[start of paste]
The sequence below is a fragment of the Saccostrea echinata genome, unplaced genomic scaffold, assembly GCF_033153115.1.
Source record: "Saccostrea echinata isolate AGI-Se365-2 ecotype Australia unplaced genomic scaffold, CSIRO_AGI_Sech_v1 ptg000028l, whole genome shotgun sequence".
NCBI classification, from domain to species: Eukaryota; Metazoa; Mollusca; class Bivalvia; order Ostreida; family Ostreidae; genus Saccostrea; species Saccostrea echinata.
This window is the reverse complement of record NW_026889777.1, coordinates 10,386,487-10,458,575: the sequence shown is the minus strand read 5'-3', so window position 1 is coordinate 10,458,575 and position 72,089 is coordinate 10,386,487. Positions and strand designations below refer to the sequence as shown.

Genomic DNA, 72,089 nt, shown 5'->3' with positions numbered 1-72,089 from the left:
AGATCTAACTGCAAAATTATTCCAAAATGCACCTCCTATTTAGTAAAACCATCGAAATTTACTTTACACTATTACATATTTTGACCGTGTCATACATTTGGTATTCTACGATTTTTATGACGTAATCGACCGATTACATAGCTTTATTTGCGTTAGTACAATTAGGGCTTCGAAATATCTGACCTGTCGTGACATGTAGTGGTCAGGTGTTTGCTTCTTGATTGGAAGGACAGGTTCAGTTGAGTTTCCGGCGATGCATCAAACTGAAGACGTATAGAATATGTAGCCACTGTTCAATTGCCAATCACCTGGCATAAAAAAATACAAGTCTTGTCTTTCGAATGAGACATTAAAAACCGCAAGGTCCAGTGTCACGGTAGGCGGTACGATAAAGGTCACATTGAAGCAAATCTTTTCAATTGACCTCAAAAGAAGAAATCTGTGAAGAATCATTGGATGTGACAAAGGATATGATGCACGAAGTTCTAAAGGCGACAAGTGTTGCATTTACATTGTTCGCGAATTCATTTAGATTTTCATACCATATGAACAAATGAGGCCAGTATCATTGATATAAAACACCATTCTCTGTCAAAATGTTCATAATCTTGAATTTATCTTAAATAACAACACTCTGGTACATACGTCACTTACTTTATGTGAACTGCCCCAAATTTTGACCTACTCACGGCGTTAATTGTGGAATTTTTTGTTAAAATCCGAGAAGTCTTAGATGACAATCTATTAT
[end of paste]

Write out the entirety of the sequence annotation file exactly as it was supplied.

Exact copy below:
The sequence below is a fragment of the Saccostrea echinata genome, unplaced genomic scaffold, assembly GCF_033153115.1.
Source record: "Saccostrea echinata isolate AGI-Se365-2 ecotype Australia unplaced genomic scaffold, CSIRO_AGI_Sech_v1 ptg000028l, whole genome shotgun sequence".
NCBI classification, from domain to species: Eukaryota; Metazoa; Mollusca; class Bivalvia; order Ostreida; family Ostreidae; genus Saccostrea; species Saccostrea echinata.
This window is the reverse complement of record NW_026889777.1, coordinates 10,386,487-10,458,575: the sequence shown is the minus strand read 5'-3', so window position 1 is coordinate 10,458,575 and position 72,089 is coordinate 10,386,487. Positions and strand designations below refer to the sequence as shown.

Genomic DNA, 72,089 nt, shown 5'->3' with positions numbered 1-72,089 from the left:
AGATCTAACTGCAAAATTATTCCAAAATGCACCTCCTATTTAGTAAAACCATCGAAATTTACTTTACACTATTACATATTTTGACCGTGTCATACATTTGGTATTCTACGATTTTTATGACGTAATCGACCGATTACATAGCTTTATTTGCGTTAGTACAATTAGGGCTTCGAAATATCTGACCTGTCGTGACATGTAGTGGTCAGGTGTTTGCTTCTTGATTGGAAGGACAGGTTCAGTTGAGTTTCCGGCGATGCATCAAACTGAAGACGTATAGAATATGTAGCCACTGTTCAATTGCCAATCACCTGGCATAAAAAAATACAAGTCTTGTCTTTCGAATGAGACATTAAAAACCGCAAGGTCCAGTGTCACGGTAGGCGGTACGATAAAGGTCACATTGAAGCAAATCTTTTCAATTGACCTCAAAAGAAGAAATCTGTGAAGAATCATTGGATGTGACAAAGGATATGATGCACGAAGTTCTAAAGGCGACAAGTGTTGCATTTACATTGTTCGCGAATTCATTTAGATTTTCATACCATATGAACAAATGAGGCCAGTATCATTGATATAAAACACCATTCTCTGTCAAAATGTTCATAATCTTGAATTTATCTTAAATAACAACACTCTGGTACATACGTCACTTACTTTATGTGAACTGCCCCAAATTTTGACCTACTCACGGCGTTAATTGTGGAATTTTTTGTTAAAATCCGAGAAGTCTTAGATGACAATCTATTAT